The tools used for cutting into a body during surgery can look similar to ordinary cutting tools that you may use in your everyday life. Sometimes they even have similar names. However, they are also different in some significant respects. For one thing, they are often made of a metal alloy, such as the stainless custom 630, that is harder and more durable than required for instruments intended for mundane tasks.
The type of tools your surgeon will use during your procedure depends on the type of operation you require. However, here are some examples of surgical cutting tools that may be put to use.
Scissors used for surgery can look similar to ordinary scissors at first glance. However, because they have very specific tasks to perform, there are also many design variations. The handles of surgical scissors may be short or long; the tips may be blunt or pointed; and the blades may be curved, angled, or straight. Surgical scissors are often named after the doctor who designed them. Metzenbaum scissors are an example that are frequently used in different procedures.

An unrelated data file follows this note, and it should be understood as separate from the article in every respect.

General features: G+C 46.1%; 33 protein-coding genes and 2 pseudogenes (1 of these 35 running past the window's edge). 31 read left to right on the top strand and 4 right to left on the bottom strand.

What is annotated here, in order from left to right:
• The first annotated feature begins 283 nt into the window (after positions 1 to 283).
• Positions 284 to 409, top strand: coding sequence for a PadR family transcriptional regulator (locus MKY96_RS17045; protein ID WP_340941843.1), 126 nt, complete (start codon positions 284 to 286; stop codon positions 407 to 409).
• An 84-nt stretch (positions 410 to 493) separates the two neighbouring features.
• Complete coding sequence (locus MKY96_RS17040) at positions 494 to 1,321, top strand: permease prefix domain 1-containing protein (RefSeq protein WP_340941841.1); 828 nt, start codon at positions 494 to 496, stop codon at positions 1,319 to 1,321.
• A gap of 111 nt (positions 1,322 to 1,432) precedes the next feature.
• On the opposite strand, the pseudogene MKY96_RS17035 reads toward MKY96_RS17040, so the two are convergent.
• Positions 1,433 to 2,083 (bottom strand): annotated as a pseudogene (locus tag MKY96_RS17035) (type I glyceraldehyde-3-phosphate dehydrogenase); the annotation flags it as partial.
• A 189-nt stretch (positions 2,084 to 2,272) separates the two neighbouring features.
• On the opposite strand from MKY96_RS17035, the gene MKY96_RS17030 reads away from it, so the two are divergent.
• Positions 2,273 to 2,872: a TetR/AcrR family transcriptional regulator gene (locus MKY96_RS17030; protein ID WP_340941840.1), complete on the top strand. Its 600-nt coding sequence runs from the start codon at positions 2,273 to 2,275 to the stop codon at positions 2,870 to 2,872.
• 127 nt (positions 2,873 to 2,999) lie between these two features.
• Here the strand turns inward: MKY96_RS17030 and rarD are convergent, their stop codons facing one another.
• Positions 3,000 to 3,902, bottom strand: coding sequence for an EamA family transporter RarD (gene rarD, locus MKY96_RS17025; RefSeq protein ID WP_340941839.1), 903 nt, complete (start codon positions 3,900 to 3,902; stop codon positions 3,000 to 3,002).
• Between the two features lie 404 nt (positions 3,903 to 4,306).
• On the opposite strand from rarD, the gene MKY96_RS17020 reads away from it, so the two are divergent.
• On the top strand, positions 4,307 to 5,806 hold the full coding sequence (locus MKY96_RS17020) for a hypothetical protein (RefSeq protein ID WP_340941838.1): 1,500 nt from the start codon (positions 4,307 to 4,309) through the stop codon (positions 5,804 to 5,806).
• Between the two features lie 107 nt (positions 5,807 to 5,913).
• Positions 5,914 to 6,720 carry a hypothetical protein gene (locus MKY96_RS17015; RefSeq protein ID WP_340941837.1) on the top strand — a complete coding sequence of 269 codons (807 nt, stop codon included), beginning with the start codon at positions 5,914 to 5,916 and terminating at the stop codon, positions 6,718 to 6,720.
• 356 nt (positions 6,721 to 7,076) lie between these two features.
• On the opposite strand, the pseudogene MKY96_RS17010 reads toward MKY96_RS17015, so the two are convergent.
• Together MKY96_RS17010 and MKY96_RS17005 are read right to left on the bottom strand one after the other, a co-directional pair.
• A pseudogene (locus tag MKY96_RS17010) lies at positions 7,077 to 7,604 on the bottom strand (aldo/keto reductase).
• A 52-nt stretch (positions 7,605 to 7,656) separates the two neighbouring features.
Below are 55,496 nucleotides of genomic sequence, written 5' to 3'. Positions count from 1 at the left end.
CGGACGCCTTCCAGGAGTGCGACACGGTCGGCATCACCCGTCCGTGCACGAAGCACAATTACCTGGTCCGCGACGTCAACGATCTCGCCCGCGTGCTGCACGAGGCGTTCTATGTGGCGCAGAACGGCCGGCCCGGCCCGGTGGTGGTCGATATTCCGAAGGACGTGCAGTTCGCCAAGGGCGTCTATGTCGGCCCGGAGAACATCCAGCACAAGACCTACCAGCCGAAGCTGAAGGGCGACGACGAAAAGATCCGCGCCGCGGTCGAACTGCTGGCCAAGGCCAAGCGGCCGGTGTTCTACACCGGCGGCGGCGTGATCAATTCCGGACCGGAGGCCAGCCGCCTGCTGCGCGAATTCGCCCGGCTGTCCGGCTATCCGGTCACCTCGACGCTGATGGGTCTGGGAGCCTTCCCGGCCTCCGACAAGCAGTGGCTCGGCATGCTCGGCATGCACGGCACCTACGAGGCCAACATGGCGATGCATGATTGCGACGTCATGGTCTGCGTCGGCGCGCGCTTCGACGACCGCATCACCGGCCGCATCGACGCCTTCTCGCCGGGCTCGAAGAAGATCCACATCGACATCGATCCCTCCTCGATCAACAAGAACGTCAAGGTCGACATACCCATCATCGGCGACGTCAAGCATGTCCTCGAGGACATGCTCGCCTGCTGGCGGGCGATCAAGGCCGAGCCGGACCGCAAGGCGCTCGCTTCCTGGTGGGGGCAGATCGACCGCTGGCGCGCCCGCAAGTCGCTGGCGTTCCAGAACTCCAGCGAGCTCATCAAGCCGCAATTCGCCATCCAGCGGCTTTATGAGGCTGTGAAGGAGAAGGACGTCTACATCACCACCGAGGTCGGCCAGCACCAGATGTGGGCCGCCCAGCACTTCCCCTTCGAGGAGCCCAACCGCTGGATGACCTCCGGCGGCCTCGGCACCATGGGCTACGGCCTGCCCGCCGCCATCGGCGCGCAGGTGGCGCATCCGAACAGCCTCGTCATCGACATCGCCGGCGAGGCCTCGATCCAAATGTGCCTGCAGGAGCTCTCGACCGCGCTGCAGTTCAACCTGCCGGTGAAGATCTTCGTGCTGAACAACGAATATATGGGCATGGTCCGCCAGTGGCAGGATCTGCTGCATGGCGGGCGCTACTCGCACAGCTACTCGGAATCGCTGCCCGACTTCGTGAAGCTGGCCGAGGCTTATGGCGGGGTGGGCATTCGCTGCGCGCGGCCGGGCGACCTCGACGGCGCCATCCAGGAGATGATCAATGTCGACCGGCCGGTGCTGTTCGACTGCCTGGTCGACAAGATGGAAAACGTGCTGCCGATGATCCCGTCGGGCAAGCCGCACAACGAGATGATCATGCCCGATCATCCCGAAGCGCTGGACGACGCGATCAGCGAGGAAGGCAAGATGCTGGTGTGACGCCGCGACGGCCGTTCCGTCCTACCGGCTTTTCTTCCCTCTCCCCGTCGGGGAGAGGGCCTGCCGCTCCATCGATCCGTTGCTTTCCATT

Knife Blades and Handles
Unlike ordinary knives in which the blade and the handle comprise a single, inseparable unit, surgical knife blades are detachable from their handles so that they can be swapped out and changed. Surgical knives are also called scalpels, and they have been in use since at least prehistoric times, when the blades were made of stone. The earlier stone blades were first replaced with metal in about 3500 B.C.
Other Cutting Tools
There are a number of other types of cutting tools used in surgery. Examples include the following:
- Rasp: Used to sand down bone or other hard surfaces
- Osteotome: Used to cut into bone
- Rongeur: Used to remove bone in small increments, or “pinches,” to avoid damage to blood vessels or nerves
Each of these tools has many different variations. This is to ensure that there is a tool for every task no matter what type of surgery is being performed.